The dismembered photomosaics inspired by Dario Argento

Celebrate your fractures with Flo Kohl's Kintsugi 16 – a sensual, disorientating jigsaw puzzle of a show

Olwen Kintsugi 16
Kintsugi 16 Flo Kohl

You may already recognise Flo Kohl's name from his work at Vogue, Purple, Nylon and yours truly, Dazed but now the German-born, London-based photographer is finally launching his first ever solo show tomorrow night. We say finally since Flo's work has already graced the Santorini Biennale and Hamburg Altonale along with 2012 portraiture book release, 18% Grey, so it's high-time really that we got some one-on-one action. "It is kind of like sex actually" Flo muses when we ask him what's excited him most about pulling together his first show over in New York, "You'll always remember your first, right? At least that's what other artists have told me".

In Kintsugi 16, Flo comes at the lens with a fragmented, almost forensic vision informed by his long-standing love of Italian horror films which began as a child, despite Germany's strict censorship of violent cinema. "I don't think anyone else uses color and storytelling like Dario Argento did" he explains, "those films influenced how I see color, and how I see bodies – the idea that they would basically be lost because there are six gory deaths in a film that people in other countries classify together with Hitchcock and Fellini still blows my mind". 

The series is named after the Japanese art of ceramic reparations 'Kintsugi', where the cracks are actually celebrated rather than masked through fixing together broken fragments with striking black and gold overlay. In a similar way, Flo has stitched together his shots in contact sheet form, lending the series a raw, un-cut finish which Flo likens to subjects strewn across an autopsy table, crediting a childhood spent in the darkroom to the contact sheet aesthetic. "I essentially grew up in there" he says, "I used to break into my art school after hours just so I could produce more work". Talking about the draw of the contact sheet visual running through Kintsugi 16 he talks of the diminishing excitement when switching to digital photography: "Don't get me wrong, there's something great about the immediacy of it", he explains, "but it's just not the same as having a physical index of all the pictures almost magically appearing on a blank sheet of paper". He talks of the contact sheet's power to tell a completely different kind of story "It's almost like a graphic novel or a storyboard, and the throwaways are often equally engaging". We can't help but agree when looking at these striking, jigsaw-reminiscent shots –pure symmetry and surrealism in action.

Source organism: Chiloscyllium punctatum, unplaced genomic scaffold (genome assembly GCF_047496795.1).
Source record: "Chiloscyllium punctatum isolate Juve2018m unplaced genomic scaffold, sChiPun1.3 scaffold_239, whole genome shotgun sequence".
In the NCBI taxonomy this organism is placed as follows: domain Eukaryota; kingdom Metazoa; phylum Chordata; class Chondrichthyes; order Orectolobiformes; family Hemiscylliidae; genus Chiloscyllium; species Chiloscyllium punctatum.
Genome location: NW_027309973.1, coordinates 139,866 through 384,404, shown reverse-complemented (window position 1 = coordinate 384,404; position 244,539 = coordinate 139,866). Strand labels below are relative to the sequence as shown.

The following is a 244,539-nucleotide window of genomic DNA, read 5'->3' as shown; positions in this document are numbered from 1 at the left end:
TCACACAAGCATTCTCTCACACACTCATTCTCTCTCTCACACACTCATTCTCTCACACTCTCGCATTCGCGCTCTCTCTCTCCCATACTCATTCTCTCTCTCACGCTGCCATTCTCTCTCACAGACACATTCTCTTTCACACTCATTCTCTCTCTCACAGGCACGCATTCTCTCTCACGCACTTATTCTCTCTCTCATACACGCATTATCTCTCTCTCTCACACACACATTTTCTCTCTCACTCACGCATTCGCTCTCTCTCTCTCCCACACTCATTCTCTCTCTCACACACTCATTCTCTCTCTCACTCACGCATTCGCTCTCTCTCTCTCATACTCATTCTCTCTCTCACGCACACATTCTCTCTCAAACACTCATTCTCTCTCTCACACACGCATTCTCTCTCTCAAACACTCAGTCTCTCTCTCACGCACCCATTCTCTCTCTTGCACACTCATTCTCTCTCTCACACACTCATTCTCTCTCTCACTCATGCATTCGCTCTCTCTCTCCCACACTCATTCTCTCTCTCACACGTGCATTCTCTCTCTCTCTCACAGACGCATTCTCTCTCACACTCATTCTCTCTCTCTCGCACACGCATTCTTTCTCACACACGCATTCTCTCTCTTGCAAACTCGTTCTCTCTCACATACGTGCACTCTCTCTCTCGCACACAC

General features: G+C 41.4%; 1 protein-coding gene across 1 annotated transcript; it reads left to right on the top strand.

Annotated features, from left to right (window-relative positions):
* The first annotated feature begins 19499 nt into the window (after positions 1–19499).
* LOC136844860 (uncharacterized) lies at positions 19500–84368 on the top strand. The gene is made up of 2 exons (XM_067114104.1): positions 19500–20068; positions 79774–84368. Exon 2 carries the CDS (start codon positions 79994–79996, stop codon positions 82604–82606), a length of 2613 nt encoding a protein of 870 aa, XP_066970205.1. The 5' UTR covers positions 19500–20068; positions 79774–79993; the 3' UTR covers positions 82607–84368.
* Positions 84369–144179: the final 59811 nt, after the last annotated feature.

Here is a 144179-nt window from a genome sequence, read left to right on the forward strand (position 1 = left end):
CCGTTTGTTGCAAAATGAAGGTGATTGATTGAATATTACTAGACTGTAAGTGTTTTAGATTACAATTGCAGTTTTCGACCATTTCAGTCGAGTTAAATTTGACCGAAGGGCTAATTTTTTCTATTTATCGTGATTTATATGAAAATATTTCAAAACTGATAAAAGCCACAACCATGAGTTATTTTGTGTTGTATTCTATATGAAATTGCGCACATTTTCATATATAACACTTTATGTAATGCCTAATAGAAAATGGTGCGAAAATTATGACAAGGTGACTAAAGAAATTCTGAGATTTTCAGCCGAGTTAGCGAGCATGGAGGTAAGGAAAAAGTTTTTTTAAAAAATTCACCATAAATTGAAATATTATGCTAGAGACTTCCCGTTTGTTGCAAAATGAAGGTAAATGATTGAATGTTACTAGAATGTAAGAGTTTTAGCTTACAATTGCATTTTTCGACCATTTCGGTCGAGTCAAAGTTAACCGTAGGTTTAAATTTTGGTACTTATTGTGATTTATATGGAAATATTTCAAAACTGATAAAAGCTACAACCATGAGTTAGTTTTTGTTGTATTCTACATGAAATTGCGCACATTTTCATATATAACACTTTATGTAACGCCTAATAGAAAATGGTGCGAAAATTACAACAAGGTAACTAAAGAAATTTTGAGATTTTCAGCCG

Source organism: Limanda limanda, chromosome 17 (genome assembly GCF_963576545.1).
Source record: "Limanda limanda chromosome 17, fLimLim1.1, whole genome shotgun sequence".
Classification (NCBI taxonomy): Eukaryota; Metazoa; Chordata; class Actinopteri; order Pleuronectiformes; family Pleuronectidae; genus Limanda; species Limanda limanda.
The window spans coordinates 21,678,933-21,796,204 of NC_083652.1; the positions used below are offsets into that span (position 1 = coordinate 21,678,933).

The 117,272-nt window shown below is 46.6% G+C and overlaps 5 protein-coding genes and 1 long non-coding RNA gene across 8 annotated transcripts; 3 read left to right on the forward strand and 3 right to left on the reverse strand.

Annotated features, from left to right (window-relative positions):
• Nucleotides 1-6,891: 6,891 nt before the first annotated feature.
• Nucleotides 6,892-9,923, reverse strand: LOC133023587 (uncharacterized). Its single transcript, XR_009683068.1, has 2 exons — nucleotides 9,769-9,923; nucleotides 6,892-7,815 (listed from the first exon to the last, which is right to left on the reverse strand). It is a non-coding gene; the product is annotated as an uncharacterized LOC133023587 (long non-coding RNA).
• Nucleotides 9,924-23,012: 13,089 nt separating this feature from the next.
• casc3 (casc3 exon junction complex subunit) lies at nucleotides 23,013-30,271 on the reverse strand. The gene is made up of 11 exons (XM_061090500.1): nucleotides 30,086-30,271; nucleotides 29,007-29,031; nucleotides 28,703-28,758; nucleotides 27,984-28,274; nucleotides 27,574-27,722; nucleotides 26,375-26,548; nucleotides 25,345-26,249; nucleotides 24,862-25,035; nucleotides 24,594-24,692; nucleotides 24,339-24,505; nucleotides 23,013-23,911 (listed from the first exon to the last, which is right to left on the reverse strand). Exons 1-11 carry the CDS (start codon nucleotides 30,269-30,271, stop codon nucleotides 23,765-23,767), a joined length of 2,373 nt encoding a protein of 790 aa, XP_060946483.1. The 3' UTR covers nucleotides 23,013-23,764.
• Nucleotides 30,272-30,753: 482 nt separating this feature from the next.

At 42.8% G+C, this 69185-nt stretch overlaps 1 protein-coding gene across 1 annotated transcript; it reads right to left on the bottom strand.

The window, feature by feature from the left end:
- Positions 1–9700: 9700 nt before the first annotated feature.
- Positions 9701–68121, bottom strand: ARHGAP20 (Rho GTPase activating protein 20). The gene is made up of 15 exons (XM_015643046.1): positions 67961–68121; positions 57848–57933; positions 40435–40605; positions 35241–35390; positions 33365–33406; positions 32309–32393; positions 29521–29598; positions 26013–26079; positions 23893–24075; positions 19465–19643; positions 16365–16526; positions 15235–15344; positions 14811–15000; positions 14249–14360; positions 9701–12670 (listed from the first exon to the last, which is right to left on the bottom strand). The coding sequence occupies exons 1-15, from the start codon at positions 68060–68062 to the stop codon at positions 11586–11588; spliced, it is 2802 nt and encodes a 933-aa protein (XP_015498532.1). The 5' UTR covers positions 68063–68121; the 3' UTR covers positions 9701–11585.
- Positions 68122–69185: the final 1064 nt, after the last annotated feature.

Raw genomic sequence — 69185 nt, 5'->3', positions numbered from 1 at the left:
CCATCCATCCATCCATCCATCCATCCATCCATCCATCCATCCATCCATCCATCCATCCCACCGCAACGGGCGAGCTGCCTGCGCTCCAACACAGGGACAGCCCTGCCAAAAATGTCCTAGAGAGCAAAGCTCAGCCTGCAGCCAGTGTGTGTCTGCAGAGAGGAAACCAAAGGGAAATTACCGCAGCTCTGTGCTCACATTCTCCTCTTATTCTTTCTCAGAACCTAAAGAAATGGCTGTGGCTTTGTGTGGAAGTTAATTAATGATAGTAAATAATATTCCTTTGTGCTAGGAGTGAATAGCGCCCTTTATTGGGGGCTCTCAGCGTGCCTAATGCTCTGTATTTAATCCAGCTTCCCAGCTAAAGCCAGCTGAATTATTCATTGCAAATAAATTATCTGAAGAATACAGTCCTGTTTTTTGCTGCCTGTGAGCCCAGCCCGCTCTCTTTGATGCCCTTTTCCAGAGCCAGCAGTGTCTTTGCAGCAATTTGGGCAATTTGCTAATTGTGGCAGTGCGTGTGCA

You can catch Kintsugi 16: Color Portraits from September 5-10 at New York's Stream Gallery.

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